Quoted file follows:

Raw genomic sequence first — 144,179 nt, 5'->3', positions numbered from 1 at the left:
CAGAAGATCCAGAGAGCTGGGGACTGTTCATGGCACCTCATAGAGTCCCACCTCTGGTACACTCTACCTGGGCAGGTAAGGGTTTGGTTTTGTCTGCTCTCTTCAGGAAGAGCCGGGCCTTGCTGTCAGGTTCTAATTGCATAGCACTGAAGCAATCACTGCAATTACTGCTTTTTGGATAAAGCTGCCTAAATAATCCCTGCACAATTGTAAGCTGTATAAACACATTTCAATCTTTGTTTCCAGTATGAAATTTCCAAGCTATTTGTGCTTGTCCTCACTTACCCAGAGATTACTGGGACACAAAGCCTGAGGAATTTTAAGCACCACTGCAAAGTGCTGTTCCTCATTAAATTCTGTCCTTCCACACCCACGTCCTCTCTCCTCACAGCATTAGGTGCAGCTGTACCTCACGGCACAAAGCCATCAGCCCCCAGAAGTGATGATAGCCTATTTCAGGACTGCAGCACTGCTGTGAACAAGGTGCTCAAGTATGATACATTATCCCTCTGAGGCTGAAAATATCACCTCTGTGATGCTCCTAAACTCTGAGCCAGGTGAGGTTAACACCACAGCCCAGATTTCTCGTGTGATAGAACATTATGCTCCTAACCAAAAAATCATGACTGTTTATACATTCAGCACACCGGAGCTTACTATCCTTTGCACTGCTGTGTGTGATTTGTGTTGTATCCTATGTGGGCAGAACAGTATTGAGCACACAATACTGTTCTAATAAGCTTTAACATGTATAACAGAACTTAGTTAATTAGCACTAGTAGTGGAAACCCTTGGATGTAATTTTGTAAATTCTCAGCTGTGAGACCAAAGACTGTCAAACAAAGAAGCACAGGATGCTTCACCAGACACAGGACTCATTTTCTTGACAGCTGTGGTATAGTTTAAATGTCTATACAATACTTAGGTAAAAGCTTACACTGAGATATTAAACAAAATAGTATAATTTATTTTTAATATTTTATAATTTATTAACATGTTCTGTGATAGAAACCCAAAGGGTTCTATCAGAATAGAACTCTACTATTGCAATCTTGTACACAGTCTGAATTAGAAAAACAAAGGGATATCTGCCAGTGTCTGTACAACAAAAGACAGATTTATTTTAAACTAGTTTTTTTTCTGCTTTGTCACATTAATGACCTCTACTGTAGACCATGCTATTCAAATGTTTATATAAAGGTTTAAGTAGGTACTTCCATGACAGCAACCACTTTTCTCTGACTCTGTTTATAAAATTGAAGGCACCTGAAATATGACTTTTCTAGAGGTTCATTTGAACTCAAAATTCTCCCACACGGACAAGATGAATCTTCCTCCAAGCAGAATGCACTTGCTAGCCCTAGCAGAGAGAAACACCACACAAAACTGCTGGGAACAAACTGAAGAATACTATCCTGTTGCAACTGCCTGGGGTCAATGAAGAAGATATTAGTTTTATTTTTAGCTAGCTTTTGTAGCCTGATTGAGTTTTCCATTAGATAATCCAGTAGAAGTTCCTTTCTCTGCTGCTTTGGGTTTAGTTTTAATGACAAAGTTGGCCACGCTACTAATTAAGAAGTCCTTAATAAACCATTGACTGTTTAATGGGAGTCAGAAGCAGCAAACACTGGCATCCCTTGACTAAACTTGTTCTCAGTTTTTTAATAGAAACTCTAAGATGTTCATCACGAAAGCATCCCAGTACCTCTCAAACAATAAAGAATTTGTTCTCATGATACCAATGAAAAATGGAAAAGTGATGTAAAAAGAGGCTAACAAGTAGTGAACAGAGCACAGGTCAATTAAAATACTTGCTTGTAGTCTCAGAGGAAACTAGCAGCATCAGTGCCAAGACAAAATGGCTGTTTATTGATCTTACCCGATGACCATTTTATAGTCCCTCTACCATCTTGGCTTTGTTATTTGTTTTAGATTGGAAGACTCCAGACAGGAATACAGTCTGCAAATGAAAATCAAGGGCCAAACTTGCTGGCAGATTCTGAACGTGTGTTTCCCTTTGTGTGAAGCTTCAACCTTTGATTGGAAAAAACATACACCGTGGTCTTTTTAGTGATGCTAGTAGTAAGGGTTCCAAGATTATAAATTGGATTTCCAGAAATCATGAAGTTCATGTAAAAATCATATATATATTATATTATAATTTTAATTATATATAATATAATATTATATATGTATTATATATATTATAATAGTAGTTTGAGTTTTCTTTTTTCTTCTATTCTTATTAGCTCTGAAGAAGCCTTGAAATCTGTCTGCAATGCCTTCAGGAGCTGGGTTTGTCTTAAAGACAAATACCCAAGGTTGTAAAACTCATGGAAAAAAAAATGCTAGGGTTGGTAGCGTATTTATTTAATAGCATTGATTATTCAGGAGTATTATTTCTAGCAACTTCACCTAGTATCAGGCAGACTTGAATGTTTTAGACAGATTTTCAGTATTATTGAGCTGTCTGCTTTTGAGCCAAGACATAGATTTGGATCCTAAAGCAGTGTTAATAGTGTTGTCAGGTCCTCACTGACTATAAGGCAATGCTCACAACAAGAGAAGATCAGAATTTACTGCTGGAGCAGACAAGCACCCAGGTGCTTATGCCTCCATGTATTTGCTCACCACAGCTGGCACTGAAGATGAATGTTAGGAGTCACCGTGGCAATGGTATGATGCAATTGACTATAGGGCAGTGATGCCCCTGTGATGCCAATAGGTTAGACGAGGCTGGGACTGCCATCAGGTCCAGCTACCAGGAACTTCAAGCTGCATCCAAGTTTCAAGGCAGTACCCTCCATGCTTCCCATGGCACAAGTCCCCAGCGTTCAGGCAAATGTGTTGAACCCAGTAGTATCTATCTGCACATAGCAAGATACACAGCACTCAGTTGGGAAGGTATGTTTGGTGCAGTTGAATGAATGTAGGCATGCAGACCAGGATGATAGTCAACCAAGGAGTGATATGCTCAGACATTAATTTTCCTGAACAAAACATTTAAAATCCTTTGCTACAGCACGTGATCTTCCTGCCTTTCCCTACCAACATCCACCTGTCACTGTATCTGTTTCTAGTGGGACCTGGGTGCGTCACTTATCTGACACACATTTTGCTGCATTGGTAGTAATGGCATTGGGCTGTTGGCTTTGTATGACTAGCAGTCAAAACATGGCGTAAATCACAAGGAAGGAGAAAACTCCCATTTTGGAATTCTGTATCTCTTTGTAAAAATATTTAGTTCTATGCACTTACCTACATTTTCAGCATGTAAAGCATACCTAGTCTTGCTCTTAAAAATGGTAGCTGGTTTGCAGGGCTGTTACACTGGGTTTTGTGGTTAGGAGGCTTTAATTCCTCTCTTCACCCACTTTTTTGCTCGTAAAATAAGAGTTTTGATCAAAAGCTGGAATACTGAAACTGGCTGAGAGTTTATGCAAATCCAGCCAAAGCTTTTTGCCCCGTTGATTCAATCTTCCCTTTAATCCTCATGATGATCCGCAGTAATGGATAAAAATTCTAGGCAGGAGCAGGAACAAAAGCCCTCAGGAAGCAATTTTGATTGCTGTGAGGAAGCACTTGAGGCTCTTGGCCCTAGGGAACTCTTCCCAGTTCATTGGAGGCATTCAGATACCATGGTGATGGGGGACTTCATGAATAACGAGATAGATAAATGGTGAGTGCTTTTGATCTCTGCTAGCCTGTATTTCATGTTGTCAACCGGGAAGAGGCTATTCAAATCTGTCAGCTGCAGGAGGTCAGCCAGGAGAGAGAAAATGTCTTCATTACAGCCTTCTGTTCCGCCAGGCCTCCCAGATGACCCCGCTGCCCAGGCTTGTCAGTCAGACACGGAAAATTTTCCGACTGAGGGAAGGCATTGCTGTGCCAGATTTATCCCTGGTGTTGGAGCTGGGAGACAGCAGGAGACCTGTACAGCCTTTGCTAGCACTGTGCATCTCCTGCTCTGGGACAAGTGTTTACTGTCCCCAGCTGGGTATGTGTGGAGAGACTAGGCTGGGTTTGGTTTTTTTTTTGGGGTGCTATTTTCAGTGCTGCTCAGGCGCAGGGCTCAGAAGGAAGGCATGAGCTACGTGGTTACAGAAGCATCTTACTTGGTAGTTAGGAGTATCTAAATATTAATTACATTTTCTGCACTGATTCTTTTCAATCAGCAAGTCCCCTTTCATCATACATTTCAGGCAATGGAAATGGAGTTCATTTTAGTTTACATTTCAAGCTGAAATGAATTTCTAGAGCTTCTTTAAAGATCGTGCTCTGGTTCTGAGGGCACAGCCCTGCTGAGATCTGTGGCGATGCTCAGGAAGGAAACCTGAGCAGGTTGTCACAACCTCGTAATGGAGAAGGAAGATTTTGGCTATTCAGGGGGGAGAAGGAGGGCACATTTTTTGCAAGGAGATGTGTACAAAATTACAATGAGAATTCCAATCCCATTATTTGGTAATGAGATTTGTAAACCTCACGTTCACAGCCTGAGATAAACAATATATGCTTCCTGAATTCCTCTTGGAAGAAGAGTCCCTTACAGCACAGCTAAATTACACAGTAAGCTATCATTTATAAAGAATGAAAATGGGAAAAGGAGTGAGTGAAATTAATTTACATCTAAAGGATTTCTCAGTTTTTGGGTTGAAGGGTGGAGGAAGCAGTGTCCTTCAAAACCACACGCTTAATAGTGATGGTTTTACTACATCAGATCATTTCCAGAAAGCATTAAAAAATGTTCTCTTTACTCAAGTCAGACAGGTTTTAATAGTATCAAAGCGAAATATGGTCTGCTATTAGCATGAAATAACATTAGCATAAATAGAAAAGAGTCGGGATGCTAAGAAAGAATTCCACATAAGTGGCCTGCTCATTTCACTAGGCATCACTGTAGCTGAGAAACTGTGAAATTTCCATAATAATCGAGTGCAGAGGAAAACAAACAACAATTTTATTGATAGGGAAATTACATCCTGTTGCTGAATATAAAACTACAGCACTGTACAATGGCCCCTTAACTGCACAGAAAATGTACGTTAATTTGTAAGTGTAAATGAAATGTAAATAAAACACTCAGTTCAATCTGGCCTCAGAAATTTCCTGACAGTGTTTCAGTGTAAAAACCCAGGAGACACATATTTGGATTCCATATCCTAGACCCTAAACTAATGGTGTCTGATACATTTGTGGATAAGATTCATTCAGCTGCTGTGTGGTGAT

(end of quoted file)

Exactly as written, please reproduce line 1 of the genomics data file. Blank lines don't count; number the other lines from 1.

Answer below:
Raw genomic sequence first — 144,179 nt, 5'->3', positions numbered from 1 at the left: